Holding has since started 13 games in the league, including 10 of the last 11, and is arguably more established now than at any point since his move from Bolton Wanderers in 2016, for a fee of just £2 million. “Knowing you are in the fold for games, it gives you that push,” he says.

Holding went toe-to-toe with Chelsea and Diego Costa in the 2017 FA Cup final

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A few years ago, after a famous tussle with Chelsea’s Diego Costa in the 2017 FA Cup final, former Arsenal defender Per Mertesacker (now academy manager) described Holding as the bad cop to his good cop. Holding is now creating a similar dynamic with Mari, his centre-back partner since Christmas. “I am a bit nastier than Pablo,” says Holding, who is expected to play alongside Mari against Crystal Palace on Thursday. “Pablo is the most positive person on the planet. You see him and he will just make you happy.”

Arsene Wenger once said he was “sorry that Holding did not cost £55m”, and the focus of the fans has tended to drift towards more expensive arrivals over the years. Since Holding joined, no fewer than seven centre-backs have been signed by Arsenal. Yet here he is, leading the defensive line and playing as well as he ever has.

“I’ve survived each round,” he says. “It’s only natural for a footballer to see someone sign for your club in your position and doubt whether you are wanted or if you are going to be playing. But I don’t look at it and think I am giving up because we signed a new defender. I am up for a fight. If I have put 100 per cent of the best I can be into it, and that guy still plays over me, then I’ll hold my hands up and say OK, maybe he is better than me. But I know I can look myself in the mirror that night and say I gave my best that day.”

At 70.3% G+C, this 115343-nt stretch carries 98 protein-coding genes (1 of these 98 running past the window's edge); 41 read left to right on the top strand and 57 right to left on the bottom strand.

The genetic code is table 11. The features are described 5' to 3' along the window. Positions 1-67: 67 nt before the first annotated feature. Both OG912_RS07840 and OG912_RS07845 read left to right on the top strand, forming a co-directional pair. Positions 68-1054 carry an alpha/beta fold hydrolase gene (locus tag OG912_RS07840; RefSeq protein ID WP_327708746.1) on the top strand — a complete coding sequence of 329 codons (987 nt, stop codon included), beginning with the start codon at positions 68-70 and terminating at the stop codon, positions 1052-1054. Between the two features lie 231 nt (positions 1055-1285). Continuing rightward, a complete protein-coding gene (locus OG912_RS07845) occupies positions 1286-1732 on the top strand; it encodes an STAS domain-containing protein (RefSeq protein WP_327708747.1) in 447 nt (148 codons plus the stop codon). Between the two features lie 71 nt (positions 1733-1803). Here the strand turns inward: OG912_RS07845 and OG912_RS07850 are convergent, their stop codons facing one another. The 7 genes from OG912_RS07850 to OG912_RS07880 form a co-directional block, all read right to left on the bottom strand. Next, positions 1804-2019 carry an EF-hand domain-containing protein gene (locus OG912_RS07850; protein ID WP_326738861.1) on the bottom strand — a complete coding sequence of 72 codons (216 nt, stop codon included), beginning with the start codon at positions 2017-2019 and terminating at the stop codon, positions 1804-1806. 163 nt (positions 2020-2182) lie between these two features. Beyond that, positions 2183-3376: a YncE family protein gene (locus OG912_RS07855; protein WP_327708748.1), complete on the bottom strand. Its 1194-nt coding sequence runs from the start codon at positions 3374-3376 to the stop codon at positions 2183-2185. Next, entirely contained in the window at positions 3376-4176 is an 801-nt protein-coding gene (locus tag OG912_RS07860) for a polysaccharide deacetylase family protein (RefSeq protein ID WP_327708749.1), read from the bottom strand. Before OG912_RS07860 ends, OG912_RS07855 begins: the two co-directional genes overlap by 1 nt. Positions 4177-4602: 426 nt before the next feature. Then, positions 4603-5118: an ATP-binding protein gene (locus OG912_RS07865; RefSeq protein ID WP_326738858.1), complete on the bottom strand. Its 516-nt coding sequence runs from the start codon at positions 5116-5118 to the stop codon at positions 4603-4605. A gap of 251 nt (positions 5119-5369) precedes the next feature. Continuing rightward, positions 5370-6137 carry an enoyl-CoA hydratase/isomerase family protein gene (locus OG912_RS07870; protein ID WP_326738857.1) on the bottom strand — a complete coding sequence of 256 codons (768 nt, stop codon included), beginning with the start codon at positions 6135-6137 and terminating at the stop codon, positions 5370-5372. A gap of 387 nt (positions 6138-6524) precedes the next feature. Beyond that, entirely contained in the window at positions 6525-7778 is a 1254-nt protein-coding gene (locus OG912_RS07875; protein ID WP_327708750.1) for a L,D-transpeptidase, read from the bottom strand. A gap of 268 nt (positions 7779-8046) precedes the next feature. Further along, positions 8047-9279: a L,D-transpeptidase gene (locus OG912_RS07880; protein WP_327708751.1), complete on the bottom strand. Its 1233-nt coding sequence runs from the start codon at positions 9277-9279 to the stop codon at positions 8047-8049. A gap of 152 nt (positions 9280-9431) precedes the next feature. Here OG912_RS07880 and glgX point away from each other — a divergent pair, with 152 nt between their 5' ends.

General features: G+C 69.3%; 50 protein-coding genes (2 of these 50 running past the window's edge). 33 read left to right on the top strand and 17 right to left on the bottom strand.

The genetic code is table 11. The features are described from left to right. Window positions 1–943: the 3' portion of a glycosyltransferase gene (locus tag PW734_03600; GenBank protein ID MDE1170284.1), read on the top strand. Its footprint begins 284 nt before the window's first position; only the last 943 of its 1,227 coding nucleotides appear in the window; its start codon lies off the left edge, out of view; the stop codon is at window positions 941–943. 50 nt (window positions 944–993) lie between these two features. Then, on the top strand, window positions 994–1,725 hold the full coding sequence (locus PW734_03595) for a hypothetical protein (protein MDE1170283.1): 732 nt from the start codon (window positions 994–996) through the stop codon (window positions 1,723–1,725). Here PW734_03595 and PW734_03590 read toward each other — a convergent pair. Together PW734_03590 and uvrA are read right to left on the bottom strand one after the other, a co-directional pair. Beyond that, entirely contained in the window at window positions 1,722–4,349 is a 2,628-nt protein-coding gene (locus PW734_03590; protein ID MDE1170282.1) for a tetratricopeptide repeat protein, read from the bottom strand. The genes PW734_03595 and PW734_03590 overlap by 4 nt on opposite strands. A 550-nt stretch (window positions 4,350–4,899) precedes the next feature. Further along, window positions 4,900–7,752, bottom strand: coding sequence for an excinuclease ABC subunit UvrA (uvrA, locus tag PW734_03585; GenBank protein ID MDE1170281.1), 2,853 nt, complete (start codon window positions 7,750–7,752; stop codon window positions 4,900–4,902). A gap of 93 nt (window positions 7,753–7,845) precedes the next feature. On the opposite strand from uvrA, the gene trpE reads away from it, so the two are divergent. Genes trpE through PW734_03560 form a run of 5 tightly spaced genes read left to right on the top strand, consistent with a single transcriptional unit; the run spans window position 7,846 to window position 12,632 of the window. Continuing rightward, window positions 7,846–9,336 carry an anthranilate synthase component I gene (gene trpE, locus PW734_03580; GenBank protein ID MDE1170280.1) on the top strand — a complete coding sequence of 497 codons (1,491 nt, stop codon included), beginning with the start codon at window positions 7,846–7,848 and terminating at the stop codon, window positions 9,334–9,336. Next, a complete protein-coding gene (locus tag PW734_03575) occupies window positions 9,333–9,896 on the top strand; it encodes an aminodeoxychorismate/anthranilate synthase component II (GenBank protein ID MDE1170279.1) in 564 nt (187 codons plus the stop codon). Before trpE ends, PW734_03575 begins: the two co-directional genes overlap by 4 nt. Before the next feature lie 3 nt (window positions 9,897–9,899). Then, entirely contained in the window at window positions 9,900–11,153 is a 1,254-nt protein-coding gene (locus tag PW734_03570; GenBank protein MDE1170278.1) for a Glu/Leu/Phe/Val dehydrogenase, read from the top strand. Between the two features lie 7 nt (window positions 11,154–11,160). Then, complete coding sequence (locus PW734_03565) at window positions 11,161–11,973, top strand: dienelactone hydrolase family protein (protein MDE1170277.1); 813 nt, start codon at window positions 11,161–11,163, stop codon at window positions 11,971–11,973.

It is this attitude, alongside his performances, that has endeared Holding to Mikel Arteta. In a huge squad, with a range of characters, he is known to be one of the most hard-working and professional. He says that discipline comes from his father, Stuart, who has a background in the military.

A home match against Liverpool in August 2016 was baptism of fire for Holding

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“My dad loves rules,” Holding says. “He is very military in style in terms of timings. If I am a minute late, he is fuming. So I am never late for anything. When I was younger we would drive to Bolton after I finished school, and we would get there an hour and a half early. That was my dad and it has rubbed off on me.

One of the more remarkable stories of Holding’s career is that his first ever trip to the Emirates was on the day he made his Arsenal debut, in a 4-3 loss to Liverpool in August 2016. On his first Premier League appearance, Philippe Coutinho and Sadio Mane produced a masterclass of attacking football. “Jeez, they came out flying in the second half,” he remembers. “It was crazy.”

It is a sign of how much he has grown, then, that he went toe-to-toe with Mane at the Emirates at the end of last season, throwing the Liverpool winger to the floor and then exchanging words with the visiting bench.

“There were words said, and Jurgen Klopp got involved,” he says. “We were all giving each other a bit of stick. I remember it getting [Alexandre] Lacazette going, he got really hyper off it. People were telling me to relax and keep my head, but I was fine. I don’t mind that. It was a little thing that ignited the team. And for me personally it was important to do that, to stand up for myself.”

Standing up for himself, and standing up for the club. That is the approach that has always been taken by Holding, a survivor and a fighter who is now at the heart of the Arsenal defence.